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Author Topic: comparing digitally simulated "grain" and real scanned film's silver crystals  (Read 11526 times)
John Cothron
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« Reply #20 on: March 31, 2013, 10:40:08 PM »
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You can't see real grain from  a V750 (or similar scanners) But you can see it(as i have mentioned before) from Hasselblad -Imacon scanners or even from a  Nikon Super Coolscan 9000 ED scanner. And you do not need to apply any sharpen .This is possible because of the excellent optical systems and sensors that use those scanners . Of course you can see the grain ,even better maybe , from  "real drum" scanners. To make an accurate comparison of the grain (digital vs analogue) one needs to compare digital prints from the scanned negative and analogue prints from that negative at high magnifications(40x50 cm for example).I am sorry for my possible mistakes in English. Smiley

Yes, I understand that now.  I have seen film grain under magnification before, and other than being much more defined I didn't see much difference in that and what I see in my scans.  That being said, I'm looking at a shadow in both cases as Bart explained...albeit a much better resolved and focused shadow using a microscope.  Grin

If you have a 100% crop from a scan you did with your Imacon I'd love to see it, just for curiousity purposes Smiley
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Idololab
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« Reply #21 on: April 01, 2013, 03:31:54 AM »
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Yes, I understand that now.  I have seen film grain under magnification before, and other than being much more defined I didn't see much difference in that and what I see in my scans.  That being said, I'm looking at a shadow in both cases as Bart explained...albeit a much better resolved and focused shadow using a microscope.  Grin

If you have a 100% crop from a scan you did with your Imacon I'd love to see it, just for curiousity purposes Smiley
I will post one  for you when I have time.
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George Marinos
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iluvmycam
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« Reply #22 on: April 01, 2013, 09:06:04 AM »
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Yes, film, esp BW has a lovely look. Something that is missing with digital BW. But for my use, digital is it and i can't go back to film.
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Idololab
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« Reply #23 on: April 04, 2013, 09:57:34 AM »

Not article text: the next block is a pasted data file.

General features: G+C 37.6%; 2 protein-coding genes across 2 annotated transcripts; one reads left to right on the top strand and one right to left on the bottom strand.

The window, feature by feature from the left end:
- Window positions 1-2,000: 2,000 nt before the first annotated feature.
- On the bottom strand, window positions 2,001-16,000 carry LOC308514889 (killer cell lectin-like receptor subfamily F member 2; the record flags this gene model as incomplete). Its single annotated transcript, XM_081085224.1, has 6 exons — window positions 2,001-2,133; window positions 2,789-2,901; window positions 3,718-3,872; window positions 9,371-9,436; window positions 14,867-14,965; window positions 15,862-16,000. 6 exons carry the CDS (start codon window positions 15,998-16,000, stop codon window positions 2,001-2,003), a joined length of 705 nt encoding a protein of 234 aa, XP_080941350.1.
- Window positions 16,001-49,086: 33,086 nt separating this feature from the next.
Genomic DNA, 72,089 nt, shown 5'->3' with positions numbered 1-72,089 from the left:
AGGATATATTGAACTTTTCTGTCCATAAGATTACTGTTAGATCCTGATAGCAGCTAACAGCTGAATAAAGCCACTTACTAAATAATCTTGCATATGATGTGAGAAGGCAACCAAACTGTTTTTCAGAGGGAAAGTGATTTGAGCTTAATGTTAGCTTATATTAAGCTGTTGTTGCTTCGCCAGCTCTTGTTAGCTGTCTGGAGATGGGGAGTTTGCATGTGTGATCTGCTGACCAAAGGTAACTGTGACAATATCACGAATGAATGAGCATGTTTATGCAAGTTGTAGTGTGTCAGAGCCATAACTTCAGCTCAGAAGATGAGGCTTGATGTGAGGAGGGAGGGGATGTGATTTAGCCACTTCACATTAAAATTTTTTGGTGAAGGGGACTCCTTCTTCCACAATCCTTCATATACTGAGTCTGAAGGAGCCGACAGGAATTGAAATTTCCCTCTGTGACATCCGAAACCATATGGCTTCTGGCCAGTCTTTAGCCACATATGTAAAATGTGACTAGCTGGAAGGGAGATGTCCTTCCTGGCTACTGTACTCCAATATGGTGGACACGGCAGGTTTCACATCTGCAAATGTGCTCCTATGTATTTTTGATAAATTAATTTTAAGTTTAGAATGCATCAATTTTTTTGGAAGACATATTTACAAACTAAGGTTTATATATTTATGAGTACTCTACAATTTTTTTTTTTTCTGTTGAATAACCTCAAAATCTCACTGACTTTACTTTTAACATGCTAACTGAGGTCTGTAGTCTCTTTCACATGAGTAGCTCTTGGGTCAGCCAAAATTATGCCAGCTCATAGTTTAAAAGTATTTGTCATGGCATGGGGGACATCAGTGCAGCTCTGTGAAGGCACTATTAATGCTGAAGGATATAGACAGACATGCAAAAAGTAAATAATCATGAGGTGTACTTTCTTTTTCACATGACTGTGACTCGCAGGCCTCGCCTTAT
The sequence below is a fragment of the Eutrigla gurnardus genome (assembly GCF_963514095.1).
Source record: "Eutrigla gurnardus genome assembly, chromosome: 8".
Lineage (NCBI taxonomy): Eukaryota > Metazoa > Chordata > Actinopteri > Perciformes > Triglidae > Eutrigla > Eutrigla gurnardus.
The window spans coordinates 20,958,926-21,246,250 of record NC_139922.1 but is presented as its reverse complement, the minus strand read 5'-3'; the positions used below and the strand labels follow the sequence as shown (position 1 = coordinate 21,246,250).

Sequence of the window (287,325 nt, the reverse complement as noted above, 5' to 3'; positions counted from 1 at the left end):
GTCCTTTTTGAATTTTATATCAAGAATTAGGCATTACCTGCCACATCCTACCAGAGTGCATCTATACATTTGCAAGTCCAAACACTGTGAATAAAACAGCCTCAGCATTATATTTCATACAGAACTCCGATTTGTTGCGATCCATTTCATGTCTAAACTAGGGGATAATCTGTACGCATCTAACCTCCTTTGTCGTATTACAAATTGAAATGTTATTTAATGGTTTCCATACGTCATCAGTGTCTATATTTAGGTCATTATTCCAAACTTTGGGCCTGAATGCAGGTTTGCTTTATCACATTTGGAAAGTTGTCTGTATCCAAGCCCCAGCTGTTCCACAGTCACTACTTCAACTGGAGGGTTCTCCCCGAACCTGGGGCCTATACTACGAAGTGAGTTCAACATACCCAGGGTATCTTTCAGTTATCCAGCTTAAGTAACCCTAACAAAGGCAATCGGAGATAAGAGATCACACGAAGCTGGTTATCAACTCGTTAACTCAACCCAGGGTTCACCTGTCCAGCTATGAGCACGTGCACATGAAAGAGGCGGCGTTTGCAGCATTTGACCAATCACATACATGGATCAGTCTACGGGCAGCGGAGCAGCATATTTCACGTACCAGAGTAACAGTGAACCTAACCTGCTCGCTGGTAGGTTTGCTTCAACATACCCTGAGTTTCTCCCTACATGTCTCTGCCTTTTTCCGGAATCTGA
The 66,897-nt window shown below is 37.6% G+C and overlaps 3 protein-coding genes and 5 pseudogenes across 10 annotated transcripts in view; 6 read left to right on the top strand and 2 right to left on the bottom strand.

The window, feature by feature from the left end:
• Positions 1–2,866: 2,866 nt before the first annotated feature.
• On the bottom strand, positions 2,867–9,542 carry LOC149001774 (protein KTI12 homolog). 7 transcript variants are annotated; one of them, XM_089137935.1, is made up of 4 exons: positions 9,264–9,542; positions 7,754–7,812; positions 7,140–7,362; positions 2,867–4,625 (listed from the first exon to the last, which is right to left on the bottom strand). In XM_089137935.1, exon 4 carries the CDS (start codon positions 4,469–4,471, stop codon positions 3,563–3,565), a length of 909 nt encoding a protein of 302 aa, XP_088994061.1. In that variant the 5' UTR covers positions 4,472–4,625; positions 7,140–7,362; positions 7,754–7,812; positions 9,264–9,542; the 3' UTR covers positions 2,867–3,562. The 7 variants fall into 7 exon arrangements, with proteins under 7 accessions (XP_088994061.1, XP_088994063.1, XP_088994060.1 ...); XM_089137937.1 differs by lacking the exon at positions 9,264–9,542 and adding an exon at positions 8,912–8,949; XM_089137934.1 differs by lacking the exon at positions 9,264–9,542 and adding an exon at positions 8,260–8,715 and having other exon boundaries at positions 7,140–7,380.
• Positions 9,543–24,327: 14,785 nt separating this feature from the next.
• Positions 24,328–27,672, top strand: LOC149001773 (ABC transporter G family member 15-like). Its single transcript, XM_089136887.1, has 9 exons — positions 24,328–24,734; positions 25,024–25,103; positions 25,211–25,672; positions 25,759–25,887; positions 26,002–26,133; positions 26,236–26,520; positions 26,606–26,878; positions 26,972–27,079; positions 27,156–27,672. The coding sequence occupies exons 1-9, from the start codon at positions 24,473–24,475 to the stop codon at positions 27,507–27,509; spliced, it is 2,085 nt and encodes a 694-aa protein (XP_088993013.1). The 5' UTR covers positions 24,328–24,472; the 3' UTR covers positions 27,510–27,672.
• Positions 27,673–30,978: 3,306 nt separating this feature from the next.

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Yes, I understand that now.  I have seen film grain under magnification before, and other than being much more defined I didn't see much difference in that and what I see in my scans.  That being said, I'm looking at a shadow in both cases as Bart explained...albeit a much better resolved and focused shadow using a microscope.  Grin

If you have a 100% crop from a scan you did with your Imacon I'd love to see it, just for curiousity purposes Smiley
This is a portion of a 38x56 cm enlargement at 100%.Scanner Imacon 949
Film Tri-X 400 , 135 mm developed in D-76 Dilution 1+1 .
No sharpen at all.About normal contrast.
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George Marinos
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BernardLanguillier
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« Reply #24 on: April 06, 2013, 12:31:46 AM »
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Isn't the TrueGrain app available to reproduce real (not simulated) film grains?  http://grubbasoftware.com/
How does this fit into your needs and "picture"? 

Truegrain works very well indeed.

I was trying to give a film look to some D800 wedding images recently and was not 100% convinced by the DxO Filmpack results for B&W. I liked the Truegrain results better.

Cheers,
Bernard
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John Cothron
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« Reply #25 on: April 06, 2013, 07:37:26 AM »
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This is a portion of a 38x56 cm enlargement at 100%.Scanner Imacon 949
Film Tri-X 400 , 135 mm developed in D-76 Dilution 1+1 .
No sharpen at all.About normal contrast.

Thank you, it's nice to see the kind of scan results the Imacon is capable of.  Far better resolution and sharpness.
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plugsnpixels
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« Reply #26 on: April 28, 2013, 01:29:30 PM »
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You want serious grain, develop your Tri-X in Dektol! I did that out of necessity once in the '70s...

Thanks for the heads-up about TrueGrain, I had not heard of it. Seems to have resumed development after a quiet period.
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